Chiquita Brands International chief executive Fernando Aguirre, the public face of the company and the architect of its move to Charlotte, will leave the company as soon as a replacement is found, the banana giant said Tuesday.
The surprise announcement comes as Chiquita continues to struggle, reporting falling profits and revenue. The company, which is relocating from Cincinnati to uptown Charlottes NASCAR Plaza, also said it will cut $60 million from its annual expenses, by cutting its research and development budget and downsizing. The company plans to cut 310 positions, some of those senior management.
Thats less than 1 percent of the companys workforce, but it could have an outsized impact on headquarters and management positions since most of Chiquitas 21,000 employees work outside the U.S., on the companys Central American banana plantations.
Last year, Charlotte lured Chiquita with more than $22 million worth of state and local incentives, mostly tied to the companys job-creation goals. The incentives are enough to cover Chiquitas moving costs. Aguirre, 54, said in past interviews that the company would bring about 400 high-paying jobs, of which about 200 would be local hires.
Charlotte will lose about 15 jobs at its new headquarters, Aguirre told the Observer late Tuesday.
Company spokesman Andrew Ciafardini said the company has hired 158 new employees for Charlotte, and more than 150 will relocate to the city by the end of September. The great majority of positions that will be affected by the restructuring are in operations outside the state of North Carolina, Ciafardini said in an email.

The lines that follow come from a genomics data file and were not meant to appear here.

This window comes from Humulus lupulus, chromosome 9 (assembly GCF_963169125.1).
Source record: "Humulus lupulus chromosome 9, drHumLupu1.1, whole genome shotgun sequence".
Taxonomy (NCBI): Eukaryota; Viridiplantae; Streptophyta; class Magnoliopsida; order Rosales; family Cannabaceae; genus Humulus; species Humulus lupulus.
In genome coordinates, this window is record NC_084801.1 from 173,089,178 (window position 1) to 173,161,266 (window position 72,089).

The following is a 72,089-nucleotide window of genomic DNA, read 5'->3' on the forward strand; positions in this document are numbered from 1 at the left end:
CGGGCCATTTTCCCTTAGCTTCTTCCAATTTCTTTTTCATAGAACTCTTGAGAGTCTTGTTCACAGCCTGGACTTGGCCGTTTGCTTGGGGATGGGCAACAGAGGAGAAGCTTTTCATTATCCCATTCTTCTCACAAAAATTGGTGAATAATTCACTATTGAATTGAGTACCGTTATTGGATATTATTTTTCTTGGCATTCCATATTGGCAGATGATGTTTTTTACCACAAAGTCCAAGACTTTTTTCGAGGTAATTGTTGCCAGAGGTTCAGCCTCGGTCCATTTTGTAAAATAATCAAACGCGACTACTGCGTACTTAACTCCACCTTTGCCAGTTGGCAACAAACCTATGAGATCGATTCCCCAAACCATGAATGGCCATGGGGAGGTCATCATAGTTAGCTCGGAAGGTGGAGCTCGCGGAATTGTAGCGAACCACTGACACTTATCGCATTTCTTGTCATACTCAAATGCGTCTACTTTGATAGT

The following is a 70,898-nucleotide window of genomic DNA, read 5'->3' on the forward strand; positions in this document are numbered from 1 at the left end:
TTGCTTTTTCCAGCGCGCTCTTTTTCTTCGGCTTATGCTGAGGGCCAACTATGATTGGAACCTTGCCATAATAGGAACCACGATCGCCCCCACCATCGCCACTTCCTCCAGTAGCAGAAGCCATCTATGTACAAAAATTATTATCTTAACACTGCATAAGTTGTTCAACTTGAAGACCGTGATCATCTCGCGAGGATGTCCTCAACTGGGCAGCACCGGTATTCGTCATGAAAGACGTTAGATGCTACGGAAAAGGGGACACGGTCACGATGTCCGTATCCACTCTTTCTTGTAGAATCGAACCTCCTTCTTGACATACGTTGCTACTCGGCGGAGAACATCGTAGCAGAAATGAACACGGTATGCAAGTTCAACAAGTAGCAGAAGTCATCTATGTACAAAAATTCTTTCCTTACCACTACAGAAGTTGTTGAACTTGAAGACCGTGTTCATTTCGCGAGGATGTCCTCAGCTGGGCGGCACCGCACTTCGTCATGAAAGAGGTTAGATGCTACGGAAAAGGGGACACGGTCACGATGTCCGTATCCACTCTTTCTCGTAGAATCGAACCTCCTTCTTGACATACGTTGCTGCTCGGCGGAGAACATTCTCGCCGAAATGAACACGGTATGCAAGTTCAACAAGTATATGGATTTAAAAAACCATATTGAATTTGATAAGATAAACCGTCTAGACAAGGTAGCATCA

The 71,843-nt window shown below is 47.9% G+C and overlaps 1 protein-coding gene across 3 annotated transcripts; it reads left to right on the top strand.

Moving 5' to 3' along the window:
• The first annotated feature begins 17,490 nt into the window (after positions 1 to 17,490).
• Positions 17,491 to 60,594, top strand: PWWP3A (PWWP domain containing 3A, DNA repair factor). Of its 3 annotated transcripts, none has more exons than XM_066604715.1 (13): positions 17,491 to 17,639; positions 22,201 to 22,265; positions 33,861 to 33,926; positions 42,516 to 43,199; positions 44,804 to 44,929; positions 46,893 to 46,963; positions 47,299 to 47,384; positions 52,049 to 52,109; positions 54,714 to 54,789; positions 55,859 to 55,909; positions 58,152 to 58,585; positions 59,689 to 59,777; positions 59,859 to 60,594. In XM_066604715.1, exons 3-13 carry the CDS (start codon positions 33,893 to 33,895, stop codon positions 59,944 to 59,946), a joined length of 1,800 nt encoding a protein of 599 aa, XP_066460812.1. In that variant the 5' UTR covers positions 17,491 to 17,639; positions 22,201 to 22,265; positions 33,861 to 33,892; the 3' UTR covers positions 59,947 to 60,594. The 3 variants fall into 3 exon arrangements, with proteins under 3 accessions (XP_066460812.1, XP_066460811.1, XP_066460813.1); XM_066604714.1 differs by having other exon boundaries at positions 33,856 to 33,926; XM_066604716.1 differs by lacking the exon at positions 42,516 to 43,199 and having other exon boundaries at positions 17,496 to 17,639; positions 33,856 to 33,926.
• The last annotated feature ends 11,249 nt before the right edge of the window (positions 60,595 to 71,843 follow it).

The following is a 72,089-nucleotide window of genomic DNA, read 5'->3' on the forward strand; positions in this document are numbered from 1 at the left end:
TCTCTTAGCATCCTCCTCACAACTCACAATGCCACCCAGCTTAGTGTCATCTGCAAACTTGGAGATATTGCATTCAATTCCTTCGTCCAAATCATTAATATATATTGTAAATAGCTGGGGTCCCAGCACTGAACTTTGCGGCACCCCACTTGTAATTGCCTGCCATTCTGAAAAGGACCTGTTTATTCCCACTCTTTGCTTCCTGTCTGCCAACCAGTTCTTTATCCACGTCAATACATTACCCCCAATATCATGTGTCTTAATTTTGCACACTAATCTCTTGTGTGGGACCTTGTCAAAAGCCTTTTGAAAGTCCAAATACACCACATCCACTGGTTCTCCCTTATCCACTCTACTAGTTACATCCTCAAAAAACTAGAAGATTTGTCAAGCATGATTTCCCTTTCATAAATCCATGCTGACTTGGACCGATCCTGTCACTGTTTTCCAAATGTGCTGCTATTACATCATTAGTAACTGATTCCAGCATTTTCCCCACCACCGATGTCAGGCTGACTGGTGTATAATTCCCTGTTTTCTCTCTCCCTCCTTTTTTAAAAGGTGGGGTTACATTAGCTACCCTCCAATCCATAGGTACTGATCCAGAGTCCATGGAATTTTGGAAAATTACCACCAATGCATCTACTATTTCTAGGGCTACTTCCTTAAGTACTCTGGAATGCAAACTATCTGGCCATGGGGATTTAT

Charlotte Chamber president Bob Morgan said Chiquita must meet its hiring goals to get the incentive money. If the jobs promised do not come to Charlotte, the incentives do not get paid. Downsizings are always painful yet sometimes necessary. It is in Charlottes best interest for Chiquita to do what it needs to do to return to profitability, Morgan said in a statement.
The incentives money is tied to job creation. The headquarters must remain in Charlotte for 10 years, the average salary must be more than $100,000, and the company needs to keep 90 percent of its jobs in the city for 10 years.
Aguirre will remain in his current role as chairman and CEO until a replacement can be found, he said Tuesday.
Also Tuesday, the company reported its second-quarter earnings. Chiquitas revenue fell 4 percent compared with a year ago, to $833 million. Profits for the quarter plunged to $6 million, down 92 percent compared with the same quarter last year. Chiquita earned 12 cents per share, well below analysts consensus estimate of 33 cents a share for the quarter.
Chiquitas banana sales, the companys largest business revenue producer, were down as difficulties in Europe hurt demand. The companys salad line, Fresh Express, also suffered lower sales.
Company executives told analysts and investors that they would focus on repaying the companys more than $550 million in debt and not buy any more businesses or experiment with diversifying product lines. Fresh Express was the companys largest acquisition: Chiquita spent $855 million to buy the salad company in 2005. Aguirre has advocated for diversifying the company, and told the Observer that he believes Chiquita needs to add new product lines such as its dried fruit chips while still remaining strong in its banana business.